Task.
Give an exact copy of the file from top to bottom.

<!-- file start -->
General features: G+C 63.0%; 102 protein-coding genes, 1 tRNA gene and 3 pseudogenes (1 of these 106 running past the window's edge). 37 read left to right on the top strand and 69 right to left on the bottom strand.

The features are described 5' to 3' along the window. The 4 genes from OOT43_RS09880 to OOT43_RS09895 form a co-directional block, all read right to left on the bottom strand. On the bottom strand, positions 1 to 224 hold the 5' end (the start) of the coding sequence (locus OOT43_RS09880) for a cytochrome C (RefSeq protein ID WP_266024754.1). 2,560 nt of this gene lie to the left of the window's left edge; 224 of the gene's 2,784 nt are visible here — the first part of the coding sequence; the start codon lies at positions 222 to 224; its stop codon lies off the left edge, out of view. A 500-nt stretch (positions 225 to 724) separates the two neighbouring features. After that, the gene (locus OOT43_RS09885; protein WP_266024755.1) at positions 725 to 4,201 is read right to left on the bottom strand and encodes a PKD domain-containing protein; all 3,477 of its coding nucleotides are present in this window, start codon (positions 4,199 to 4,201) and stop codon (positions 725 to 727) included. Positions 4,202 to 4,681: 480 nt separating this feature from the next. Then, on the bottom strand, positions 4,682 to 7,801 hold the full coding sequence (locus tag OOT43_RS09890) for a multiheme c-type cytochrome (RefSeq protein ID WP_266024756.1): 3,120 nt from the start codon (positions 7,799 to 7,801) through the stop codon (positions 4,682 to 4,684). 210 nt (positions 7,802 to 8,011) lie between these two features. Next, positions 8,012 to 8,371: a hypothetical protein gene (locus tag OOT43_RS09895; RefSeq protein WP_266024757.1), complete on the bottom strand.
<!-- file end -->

General features: G+C 63.0%; 102 protein-coding genes, 1 tRNA gene and 3 pseudogenes (1 of these 106 running past the window's edge). 37 read left to right on the top strand and 69 right to left on the bottom strand.

The features are described 5' to 3' along the window. The 4 genes from OOT43_RS09880 to OOT43_RS09895 form a co-directional block, all read right to left on the bottom strand. On the bottom strand, positions 1 to 224 hold the 5' end (the start) of the coding sequence (locus OOT43_RS09880) for a cytochrome C (RefSeq protein ID WP_266024754.1). 2,560 nt of this gene lie to the left of the window's left edge; 224 of the gene's 2,784 nt are visible here — the first part of the coding sequence; the start codon lies at positions 222 to 224; its stop codon lies off the left edge, out of view. A 500-nt stretch (positions 225 to 724) separates the two neighbouring features. After that, the gene (locus OOT43_RS09885; protein WP_266024755.1) at positions 725 to 4,201 is read right to left on the bottom strand and encodes a PKD domain-containing protein; all 3,477 of its coding nucleotides are present in this window, start codon (positions 4,199 to 4,201) and stop codon (positions 725 to 727) included. Positions 4,202 to 4,681: 480 nt separating this feature from the next. Then, on the bottom strand, positions 4,682 to 7,801 hold the full coding sequence (locus tag OOT43_RS09890) for a multiheme c-type cytochrome (RefSeq protein ID WP_266024756.1): 3,120 nt from the start codon (positions 7,799 to 7,801) through the stop codon (positions 4,682 to 4,684). 210 nt (positions 7,802 to 8,011) lie between these two features. Next, positions 8,012 to 8,371: a hypothetical protein gene (locus tag OOT43_RS09895; RefSeq protein WP_266024757.1), complete on the bottom strand.